• Nicole von Steinbüchel
  • Alexander Steffen
  • Marc Wittmann
Part of the Experimental Brain Research book series (BRAIN)


When participants are asked to localize the first position of a moving stimulus they typically mislocalize it in the direction of the movement (Fröhlich Effect; Fröhlich, 1923). As possible mechanisms causing the Fröhlich Effect a low-level motion-deblurring mechanism and a high-level attentional account are discussed (Aschersleben & Müsseler, 1997; Müsseler & Aschersleben, 1996). In anyway, the mislocalization points to a temporal error indicating a delay in the subjective timing of a moving stimulus. However, this delay is in contrast to other findings according to which moving stimuli are processed faster than stationary stimuli. We explored this dissociation in four experiments.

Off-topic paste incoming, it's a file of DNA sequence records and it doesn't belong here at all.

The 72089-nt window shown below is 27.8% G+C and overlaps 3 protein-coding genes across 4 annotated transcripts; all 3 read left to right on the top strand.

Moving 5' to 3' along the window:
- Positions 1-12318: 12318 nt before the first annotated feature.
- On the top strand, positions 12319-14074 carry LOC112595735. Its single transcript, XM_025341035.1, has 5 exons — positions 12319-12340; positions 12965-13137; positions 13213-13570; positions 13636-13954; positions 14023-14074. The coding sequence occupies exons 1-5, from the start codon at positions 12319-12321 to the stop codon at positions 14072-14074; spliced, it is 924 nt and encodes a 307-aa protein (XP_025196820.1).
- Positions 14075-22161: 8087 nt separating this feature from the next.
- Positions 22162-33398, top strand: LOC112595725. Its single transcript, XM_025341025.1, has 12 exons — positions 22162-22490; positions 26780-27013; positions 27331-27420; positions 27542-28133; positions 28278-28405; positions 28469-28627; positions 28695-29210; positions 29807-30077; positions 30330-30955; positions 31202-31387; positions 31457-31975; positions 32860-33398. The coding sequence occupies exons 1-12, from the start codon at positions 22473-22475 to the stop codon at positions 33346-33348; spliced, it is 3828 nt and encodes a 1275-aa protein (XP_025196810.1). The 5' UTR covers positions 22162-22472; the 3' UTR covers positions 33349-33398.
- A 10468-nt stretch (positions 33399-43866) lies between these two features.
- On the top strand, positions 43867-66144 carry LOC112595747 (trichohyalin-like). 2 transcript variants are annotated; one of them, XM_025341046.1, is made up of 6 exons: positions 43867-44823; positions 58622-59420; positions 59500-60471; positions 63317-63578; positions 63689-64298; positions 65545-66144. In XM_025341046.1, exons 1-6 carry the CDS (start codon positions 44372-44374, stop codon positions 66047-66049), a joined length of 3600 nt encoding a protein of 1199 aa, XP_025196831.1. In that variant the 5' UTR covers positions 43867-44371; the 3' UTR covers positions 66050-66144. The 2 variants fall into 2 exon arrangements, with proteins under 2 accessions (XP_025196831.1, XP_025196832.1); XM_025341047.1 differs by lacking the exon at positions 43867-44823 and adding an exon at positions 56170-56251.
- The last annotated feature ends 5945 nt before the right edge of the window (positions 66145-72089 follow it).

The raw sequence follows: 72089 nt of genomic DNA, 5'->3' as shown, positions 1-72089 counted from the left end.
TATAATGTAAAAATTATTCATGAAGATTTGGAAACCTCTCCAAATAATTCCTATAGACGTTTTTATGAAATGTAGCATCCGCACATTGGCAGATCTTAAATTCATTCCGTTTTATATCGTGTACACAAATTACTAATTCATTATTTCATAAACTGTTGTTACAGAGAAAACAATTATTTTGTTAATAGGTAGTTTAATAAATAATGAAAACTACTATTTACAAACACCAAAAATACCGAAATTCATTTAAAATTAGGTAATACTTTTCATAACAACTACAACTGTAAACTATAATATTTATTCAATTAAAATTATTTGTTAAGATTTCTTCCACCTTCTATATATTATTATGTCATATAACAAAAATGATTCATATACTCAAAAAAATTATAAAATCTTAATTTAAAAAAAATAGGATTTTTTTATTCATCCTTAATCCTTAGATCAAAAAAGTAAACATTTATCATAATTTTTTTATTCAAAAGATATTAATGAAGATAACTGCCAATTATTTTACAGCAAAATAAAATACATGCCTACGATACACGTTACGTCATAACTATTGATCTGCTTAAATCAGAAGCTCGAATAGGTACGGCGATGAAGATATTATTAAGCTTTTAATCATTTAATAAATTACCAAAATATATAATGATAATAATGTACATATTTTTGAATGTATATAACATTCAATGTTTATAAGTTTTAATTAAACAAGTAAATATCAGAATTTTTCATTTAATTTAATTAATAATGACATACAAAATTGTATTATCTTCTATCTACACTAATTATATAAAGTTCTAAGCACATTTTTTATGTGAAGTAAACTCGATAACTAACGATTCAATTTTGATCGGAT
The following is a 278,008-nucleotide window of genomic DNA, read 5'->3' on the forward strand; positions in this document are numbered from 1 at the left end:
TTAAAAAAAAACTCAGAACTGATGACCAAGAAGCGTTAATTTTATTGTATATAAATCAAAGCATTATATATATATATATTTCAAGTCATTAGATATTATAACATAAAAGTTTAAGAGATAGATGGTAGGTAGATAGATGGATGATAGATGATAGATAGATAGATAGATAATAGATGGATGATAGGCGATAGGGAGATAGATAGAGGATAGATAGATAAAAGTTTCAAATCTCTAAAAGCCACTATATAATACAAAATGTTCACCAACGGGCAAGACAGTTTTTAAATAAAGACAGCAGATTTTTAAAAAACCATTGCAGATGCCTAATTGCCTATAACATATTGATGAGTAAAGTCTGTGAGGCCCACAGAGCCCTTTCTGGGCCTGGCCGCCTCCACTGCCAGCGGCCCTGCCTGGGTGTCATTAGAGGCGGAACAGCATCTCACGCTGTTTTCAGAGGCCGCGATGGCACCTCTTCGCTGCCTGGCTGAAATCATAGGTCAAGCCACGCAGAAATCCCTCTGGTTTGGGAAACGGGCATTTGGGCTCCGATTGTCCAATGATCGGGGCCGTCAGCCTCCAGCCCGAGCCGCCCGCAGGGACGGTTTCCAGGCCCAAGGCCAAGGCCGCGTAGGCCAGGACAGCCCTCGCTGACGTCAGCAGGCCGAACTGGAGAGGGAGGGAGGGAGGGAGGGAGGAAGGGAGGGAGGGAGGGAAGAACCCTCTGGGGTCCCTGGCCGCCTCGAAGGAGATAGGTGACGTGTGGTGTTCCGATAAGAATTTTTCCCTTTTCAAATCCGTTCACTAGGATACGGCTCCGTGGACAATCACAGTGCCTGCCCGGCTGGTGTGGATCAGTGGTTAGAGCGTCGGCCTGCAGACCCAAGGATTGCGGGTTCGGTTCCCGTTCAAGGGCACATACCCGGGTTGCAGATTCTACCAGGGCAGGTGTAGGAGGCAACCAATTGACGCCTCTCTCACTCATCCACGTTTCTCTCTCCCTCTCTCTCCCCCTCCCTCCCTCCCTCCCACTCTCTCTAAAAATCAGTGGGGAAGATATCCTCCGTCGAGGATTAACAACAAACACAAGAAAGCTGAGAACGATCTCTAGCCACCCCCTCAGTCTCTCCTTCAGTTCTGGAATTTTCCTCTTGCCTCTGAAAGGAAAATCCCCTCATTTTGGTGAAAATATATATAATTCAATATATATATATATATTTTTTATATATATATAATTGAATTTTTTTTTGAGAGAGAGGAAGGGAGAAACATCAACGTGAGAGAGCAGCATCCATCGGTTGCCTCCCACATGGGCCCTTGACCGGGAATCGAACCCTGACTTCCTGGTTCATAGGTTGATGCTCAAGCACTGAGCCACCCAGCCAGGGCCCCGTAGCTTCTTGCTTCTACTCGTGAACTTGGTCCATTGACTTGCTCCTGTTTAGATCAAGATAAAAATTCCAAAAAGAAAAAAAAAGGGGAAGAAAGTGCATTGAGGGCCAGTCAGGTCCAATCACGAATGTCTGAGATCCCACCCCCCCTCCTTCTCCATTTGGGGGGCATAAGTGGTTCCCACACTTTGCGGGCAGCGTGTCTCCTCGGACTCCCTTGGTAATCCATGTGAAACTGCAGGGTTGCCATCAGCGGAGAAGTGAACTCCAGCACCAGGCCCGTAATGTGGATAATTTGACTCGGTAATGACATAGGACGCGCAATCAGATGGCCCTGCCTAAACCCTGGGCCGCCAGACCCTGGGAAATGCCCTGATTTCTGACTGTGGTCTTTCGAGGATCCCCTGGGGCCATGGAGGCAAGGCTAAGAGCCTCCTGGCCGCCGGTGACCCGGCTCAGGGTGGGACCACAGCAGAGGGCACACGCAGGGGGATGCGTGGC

Temporal Integration Temporal Order Judgment Motor Timing Medical Psychology Order Threshold 
These keywords were added by machine and not by the authors. This process is experimental and the keywords may be updated as the learning algorithm improves.


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© Springer-Verlag Berlin Heidelberg 1997

Authors and Affiliations

  • Nicole von Steinbüchel
  • Alexander Steffen
  • Marc Wittmann

There are no affiliations available

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